In 2015, GSCS entered into a strategic waiver contract with the State exempting the school system from most state rules and regulations in exchange for certain accountability targets. One the rules exempted relates to instructional seat time. The exemption was used a couple of years ago to reallocate five instructional days into dedicated professional learning days. The effect was to take the normal student instructional calendar from 180 days down to 175. The other five days became scheduled professional learning days, separate from the 10 days identified for pre- and post-planning. The loss of six instructional days to a hurricane and a snow/ice event brings our instructional days down further to 169. Our belief in the value of teaching and learning led to the conclusion that losing that much instructional time was not in the best interests of our students. In particular, it is extremely important to regain this time for our high school students who are on a block schedule. Rather than the traditional high school schedule of six or seven class periods of 50-55 minutes each, block scheduling consists of four class periods per day of approximately 103 minutes each. The loss of one block schedule day is the equivalent of losing two traditional high school days. In the end, redeeming two days of lost instruction brings the total up to 171 instructional days with four days being waived under our flexibility contract.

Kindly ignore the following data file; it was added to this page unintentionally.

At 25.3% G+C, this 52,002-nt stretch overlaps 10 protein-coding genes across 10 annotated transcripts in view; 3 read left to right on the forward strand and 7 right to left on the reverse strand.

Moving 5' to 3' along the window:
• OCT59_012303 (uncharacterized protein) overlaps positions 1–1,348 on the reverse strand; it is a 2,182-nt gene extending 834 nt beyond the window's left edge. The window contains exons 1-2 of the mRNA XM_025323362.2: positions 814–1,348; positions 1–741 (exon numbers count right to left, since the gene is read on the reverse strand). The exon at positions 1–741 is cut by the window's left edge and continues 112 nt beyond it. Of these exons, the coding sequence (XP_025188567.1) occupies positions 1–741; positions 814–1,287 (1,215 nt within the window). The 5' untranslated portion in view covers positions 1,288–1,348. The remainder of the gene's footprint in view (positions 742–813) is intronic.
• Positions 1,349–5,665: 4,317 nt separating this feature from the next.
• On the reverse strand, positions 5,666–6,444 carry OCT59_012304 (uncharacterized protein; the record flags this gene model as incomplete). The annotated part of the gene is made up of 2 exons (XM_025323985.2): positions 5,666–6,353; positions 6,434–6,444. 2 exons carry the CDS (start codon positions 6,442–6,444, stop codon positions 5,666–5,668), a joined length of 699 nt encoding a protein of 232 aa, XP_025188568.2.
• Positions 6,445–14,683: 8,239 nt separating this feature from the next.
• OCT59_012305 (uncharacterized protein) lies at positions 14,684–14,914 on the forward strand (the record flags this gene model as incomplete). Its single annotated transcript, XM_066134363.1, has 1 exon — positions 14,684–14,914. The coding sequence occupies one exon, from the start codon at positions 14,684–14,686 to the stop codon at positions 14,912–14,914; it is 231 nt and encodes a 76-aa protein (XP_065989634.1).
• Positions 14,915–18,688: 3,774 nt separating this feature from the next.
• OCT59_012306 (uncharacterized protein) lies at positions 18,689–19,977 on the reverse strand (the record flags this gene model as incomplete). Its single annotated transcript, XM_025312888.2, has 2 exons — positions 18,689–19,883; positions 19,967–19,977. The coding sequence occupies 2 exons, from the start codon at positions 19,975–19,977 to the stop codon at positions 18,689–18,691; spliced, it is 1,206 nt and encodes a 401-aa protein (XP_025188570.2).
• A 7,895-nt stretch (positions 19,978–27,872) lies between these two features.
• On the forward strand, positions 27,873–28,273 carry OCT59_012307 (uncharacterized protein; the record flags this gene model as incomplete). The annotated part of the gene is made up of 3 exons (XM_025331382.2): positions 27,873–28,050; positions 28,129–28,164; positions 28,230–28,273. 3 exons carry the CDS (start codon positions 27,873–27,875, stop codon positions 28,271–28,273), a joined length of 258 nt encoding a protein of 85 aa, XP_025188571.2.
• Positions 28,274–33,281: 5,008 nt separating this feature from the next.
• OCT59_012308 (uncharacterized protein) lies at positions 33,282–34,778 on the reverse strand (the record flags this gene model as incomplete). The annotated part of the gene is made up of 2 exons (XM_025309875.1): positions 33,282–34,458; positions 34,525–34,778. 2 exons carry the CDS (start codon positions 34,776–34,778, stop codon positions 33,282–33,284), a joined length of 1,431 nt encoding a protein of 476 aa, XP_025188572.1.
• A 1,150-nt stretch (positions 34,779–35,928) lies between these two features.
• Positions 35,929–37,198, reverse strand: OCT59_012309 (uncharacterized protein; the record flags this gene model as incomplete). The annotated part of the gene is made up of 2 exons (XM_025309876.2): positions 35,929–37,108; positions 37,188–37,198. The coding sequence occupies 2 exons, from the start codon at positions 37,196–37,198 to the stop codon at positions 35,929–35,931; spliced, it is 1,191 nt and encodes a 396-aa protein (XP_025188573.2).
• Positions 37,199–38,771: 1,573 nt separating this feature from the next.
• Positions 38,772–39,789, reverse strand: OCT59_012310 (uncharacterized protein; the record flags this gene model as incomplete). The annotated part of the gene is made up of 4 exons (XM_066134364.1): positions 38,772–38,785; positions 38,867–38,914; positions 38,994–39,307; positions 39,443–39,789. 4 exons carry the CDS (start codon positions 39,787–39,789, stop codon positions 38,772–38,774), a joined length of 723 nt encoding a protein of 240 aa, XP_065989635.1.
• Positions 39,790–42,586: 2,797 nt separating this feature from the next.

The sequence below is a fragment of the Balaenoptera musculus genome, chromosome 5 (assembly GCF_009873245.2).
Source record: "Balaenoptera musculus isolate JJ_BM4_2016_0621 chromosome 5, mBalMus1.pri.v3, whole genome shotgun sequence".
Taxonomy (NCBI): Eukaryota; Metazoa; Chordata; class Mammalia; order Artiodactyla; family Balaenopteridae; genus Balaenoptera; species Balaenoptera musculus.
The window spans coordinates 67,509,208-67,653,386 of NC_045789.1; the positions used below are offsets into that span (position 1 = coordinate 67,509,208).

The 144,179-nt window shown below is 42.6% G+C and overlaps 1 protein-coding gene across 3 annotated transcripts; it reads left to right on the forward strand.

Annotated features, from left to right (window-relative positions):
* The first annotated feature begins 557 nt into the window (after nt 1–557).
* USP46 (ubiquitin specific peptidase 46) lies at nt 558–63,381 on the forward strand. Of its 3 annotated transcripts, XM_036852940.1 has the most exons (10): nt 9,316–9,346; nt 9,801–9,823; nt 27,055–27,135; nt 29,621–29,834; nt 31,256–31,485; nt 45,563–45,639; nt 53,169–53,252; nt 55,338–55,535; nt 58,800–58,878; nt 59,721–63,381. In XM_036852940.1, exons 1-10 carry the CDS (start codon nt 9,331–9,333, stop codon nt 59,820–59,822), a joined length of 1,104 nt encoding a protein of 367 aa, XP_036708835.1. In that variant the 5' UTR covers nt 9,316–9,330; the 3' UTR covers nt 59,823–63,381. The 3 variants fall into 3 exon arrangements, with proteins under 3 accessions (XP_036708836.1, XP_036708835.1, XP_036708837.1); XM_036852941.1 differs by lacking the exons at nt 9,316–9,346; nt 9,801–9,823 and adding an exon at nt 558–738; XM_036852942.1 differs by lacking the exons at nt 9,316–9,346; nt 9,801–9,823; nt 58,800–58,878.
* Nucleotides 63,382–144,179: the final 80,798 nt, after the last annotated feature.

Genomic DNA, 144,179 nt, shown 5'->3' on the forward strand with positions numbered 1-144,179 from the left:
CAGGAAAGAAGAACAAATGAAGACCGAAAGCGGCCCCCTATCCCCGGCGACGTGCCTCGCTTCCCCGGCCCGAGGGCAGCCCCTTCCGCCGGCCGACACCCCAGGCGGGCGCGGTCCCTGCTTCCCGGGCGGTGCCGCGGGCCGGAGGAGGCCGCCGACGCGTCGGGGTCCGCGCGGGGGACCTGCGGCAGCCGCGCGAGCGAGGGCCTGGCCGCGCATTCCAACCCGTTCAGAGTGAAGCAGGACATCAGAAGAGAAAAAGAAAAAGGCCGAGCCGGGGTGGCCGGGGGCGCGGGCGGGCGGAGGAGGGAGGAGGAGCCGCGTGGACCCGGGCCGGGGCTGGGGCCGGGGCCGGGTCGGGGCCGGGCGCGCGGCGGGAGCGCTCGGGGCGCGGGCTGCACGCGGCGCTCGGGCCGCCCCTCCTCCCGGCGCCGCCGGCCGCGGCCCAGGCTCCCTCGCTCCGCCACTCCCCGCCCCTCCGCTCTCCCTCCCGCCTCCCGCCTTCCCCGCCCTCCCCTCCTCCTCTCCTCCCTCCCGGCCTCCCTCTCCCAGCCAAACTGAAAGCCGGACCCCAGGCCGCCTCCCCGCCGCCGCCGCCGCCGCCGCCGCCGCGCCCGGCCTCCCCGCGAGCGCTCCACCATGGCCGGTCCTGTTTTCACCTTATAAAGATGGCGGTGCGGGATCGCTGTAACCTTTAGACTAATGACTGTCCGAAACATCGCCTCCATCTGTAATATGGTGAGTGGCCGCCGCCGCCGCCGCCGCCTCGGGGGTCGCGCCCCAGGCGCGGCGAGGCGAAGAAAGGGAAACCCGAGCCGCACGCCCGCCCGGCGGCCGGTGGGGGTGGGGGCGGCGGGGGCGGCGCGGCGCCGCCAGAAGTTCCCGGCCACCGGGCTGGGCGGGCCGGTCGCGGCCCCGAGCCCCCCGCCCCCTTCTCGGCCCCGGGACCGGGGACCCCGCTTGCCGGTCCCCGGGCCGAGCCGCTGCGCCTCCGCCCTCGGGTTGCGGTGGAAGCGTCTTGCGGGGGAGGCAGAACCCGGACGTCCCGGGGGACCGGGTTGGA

GSCS has chosen not to do the bare minimum. Instead, we have tried to maximize instructional time as much as possible to give our teachers and students the time needed cover as much of the curriculum as possible before the testing window opens in mid-April. Many years ago, 20 minutes were added to our daily instruction time in order to recoup time lost to inclement weather. The work day itself was not lengthened. Subsequent discussions with school administrators indicated that the extra minutes were useful and were kept as needed class time. The current daily school schedule includes 380 instructional minutes at the elementary level, 420 instructional minutes at the middle school level and 430 instructional minutes at the high school level. These totals are all above state minimums (which do not apply to GSCS under our strategic waiver contract) and allows us to waive some of the lost instructional days along with covering the days converted to use for professional learning.